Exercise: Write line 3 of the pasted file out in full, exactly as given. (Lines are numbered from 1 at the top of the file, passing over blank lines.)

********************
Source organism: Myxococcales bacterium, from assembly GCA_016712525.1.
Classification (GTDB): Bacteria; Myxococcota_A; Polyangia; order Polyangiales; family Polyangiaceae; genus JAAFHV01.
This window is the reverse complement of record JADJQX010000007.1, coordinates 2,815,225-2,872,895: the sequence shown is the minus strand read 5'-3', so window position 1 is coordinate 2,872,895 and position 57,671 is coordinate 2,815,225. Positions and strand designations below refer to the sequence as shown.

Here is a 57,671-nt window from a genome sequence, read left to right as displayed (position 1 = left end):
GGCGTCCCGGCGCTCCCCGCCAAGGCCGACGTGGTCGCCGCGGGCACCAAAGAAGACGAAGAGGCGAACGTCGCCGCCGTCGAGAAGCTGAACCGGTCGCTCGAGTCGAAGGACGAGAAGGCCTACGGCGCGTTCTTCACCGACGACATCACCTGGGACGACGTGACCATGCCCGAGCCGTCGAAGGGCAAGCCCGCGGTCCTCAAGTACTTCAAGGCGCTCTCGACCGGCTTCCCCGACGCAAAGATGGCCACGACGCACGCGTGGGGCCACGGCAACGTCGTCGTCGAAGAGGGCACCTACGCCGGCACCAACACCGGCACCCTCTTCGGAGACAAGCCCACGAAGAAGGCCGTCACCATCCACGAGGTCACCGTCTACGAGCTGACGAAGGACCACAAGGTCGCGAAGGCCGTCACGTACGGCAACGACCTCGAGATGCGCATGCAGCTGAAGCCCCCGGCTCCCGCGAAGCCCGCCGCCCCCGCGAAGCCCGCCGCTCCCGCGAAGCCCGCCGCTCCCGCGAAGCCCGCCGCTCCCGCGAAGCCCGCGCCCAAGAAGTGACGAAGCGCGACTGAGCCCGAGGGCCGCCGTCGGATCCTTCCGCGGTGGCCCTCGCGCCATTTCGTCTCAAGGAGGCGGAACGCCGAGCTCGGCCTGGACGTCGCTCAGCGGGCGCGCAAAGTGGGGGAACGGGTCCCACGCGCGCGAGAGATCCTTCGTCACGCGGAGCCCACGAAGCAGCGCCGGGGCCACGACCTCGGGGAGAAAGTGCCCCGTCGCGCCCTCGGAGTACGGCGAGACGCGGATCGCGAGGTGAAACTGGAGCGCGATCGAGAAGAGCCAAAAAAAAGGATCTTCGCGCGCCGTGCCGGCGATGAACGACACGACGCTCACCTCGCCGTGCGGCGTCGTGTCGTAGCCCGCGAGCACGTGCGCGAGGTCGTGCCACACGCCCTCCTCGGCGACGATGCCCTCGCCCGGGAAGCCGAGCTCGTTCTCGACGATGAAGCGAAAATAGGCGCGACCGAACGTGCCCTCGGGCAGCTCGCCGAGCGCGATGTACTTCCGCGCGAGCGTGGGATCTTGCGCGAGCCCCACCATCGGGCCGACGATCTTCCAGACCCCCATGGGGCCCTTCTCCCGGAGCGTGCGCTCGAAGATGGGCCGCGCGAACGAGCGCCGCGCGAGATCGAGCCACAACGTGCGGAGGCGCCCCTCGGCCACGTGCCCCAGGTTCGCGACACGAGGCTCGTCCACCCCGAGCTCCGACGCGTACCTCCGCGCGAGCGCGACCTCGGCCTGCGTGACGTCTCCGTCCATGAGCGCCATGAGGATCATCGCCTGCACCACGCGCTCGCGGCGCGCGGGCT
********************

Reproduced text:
This window is the reverse complement of record JADJQX010000007.1, coordinates 2,815,225-2,872,895: the sequence shown is the minus strand read 5'-3', so window position 1 is coordinate 2,872,895 and position 57,671 is coordinate 2,815,225. Positions and strand designations below refer to the sequence as shown.